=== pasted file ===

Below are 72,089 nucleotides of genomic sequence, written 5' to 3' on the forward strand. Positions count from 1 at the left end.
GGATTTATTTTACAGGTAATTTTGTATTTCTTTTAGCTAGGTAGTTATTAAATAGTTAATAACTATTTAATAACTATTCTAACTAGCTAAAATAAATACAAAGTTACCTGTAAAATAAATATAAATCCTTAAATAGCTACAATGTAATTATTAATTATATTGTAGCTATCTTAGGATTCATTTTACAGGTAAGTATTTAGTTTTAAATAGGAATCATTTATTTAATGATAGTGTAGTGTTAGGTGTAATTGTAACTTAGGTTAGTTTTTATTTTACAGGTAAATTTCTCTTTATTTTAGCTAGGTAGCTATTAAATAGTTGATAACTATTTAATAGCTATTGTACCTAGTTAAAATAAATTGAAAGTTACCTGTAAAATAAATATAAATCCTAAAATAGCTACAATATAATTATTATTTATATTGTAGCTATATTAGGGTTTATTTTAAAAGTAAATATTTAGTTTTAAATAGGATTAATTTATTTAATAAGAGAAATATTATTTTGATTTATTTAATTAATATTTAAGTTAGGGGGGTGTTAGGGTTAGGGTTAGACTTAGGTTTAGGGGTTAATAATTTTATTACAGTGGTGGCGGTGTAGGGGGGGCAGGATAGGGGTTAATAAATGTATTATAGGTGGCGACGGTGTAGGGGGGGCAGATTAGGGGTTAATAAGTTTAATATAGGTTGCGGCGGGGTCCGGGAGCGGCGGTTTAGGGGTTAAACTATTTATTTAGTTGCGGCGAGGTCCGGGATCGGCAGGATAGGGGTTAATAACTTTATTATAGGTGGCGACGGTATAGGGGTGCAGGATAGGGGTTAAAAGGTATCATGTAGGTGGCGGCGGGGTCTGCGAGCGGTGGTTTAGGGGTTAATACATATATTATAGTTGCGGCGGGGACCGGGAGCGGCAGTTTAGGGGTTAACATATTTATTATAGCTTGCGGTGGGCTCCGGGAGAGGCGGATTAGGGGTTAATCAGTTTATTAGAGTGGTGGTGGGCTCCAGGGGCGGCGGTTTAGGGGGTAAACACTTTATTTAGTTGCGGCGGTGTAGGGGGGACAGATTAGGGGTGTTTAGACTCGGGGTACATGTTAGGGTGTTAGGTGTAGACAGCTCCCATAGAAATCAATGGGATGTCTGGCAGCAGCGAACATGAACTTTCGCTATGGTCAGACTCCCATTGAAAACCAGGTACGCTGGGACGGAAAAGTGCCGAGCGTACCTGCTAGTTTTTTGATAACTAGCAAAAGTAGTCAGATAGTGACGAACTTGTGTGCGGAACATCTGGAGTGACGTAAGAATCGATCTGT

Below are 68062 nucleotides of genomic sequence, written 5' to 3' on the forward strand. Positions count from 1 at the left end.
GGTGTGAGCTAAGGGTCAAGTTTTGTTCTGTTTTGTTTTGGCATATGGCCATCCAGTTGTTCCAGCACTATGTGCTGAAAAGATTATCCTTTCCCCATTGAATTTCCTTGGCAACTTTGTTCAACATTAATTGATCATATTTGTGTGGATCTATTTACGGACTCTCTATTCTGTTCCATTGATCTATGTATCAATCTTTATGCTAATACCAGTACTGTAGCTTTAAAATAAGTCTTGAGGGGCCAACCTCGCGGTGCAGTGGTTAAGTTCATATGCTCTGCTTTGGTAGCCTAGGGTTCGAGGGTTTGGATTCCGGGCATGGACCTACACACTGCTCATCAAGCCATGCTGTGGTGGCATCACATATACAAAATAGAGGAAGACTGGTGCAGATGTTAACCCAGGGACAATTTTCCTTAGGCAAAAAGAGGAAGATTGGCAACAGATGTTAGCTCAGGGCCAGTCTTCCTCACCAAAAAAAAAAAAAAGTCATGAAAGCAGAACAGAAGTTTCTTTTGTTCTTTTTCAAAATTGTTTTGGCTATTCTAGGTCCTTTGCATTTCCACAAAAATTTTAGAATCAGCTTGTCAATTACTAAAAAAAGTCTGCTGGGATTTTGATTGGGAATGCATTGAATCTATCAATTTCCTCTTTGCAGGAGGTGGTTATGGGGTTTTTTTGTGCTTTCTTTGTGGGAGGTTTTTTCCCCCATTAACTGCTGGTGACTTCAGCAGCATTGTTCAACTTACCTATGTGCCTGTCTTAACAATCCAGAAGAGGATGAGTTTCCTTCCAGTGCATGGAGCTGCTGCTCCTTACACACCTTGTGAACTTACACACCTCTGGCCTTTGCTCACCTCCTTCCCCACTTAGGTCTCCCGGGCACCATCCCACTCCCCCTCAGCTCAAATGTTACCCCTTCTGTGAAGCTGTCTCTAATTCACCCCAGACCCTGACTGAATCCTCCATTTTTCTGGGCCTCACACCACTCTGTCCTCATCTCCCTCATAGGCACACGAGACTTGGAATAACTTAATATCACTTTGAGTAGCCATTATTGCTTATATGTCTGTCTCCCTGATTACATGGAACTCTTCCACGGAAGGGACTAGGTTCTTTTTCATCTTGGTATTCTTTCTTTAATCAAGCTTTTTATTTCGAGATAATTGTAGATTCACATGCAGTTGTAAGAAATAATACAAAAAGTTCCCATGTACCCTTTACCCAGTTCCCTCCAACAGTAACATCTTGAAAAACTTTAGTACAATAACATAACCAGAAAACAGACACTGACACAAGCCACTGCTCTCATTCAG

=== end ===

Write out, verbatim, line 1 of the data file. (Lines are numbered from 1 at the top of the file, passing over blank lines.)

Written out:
Below are 72,089 nucleotides of genomic sequence, written 5' to 3' on the forward strand. Positions count from 1 at the left end.